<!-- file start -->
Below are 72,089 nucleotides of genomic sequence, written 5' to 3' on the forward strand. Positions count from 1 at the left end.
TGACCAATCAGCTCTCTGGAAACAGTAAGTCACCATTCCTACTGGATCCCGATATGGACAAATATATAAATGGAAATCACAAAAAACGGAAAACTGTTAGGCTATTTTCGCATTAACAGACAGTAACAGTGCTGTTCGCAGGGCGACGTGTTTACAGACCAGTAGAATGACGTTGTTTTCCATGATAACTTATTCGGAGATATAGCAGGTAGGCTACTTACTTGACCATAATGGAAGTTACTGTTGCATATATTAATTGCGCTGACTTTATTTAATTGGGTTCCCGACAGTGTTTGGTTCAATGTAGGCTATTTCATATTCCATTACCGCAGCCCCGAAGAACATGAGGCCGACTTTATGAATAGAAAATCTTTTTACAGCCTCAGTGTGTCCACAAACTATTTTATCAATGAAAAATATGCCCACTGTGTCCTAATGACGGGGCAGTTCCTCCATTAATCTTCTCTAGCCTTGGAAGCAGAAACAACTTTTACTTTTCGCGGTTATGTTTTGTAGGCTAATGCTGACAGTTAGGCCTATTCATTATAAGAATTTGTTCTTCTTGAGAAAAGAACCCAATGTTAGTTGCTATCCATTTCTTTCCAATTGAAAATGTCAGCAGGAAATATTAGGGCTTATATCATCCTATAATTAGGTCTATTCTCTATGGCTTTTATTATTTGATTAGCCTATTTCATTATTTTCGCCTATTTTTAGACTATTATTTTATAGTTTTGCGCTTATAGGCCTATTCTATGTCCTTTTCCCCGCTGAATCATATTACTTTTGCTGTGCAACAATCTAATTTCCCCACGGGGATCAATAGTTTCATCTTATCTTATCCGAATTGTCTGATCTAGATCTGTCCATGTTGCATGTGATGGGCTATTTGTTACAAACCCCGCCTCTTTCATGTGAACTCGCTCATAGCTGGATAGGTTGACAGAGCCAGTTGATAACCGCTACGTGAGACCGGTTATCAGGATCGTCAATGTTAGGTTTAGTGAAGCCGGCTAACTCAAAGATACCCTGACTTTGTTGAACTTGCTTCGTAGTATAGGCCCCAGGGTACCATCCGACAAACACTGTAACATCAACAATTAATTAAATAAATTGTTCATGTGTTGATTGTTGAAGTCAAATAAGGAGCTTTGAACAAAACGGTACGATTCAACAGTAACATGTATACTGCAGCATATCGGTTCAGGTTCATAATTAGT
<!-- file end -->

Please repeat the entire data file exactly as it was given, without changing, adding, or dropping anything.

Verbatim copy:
Below are 72,089 nucleotides of genomic sequence, written 5' to 3' on the forward strand. Positions count from 1 at the left end.
TGACCAATCAGCTCTCTGGAAACAGTAAGTCACCATTCCTACTGGATCCCGATATGGACAAATATATAAATGGAAATCACAAAAAACGGAAAACTGTTAGGCTATTTTCGCATTAACAGACAGTAACAGTGCTGTTCGCAGGGCGACGTGTTTACAGACCAGTAGAATGACGTTGTTTTCCATGATAACTTATTCGGAGATATAGCAGGTAGGCTACTTACTTGACCATAATGGAAGTTACTGTTGCATATATTAATTGCGCTGACTTTATTTAATTGGGTTCCCGACAGTGTTTGGTTCAATGTAGGCTATTTCATATTCCATTACCGCAGCCCCGAAGAACATGAGGCCGACTTTATGAATAGAAAATCTTTTTACAGCCTCAGTGTGTCCACAAACTATTTTATCAATGAAAAATATGCCCACTGTGTCCTAATGACGGGGCAGTTCCTCCATTAATCTTCTCTAGCCTTGGAAGCAGAAACAACTTTTACTTTTCGCGGTTATGTTTTGTAGGCTAATGCTGACAGTTAGGCCTATTCATTATAAGAATTTGTTCTTCTTGAGAAAAGAACCCAATGTTAGTTGCTATCCATTTCTTTCCAATTGAAAATGTCAGCAGGAAATATTAGGGCTTATATCATCCTATAATTAGGTCTATTCTCTATGGCTTTTATTATTTGATTAGCCTATTTCATTATTTTCGCCTATTTTTAGACTATTATTTTATAGTTTTGCGCTTATAGGCCTATTCTATGTCCTTTTCCCCGCTGAATCATATTACTTTTGCTGTGCAACAATCTAATTTCCCCACGGGGATCAATAGTTTCATCTTATCTTATCCGAATTGTCTGATCTAGATCTGTCCATGTTGCATGTGATGGGCTATTTGTTACAAACCCCGCCTCTTTCATGTGAACTCGCTCATAGCTGGATAGGTTGACAGAGCCAGTTGATAACCGCTACGTGAGACCGGTTATCAGGATCGTCAATGTTAGGTTTAGTGAAGCCGGCTAACTCAAAGATACCCTGACTTTGTTGAACTTGCTTCGTAGTATAGGCCCCAGGGTACCATCCGACAAACACTGTAACATCAACAATTAATTAAATAAATTGTTCATGTGTTGATTGTTGAAGTCAAATAAGGAGCTTTGAACAAAACGGTACGATTCAACAGTAACATGTATACTGCAGCATATCGGTTCAGGTTCATAATTAGT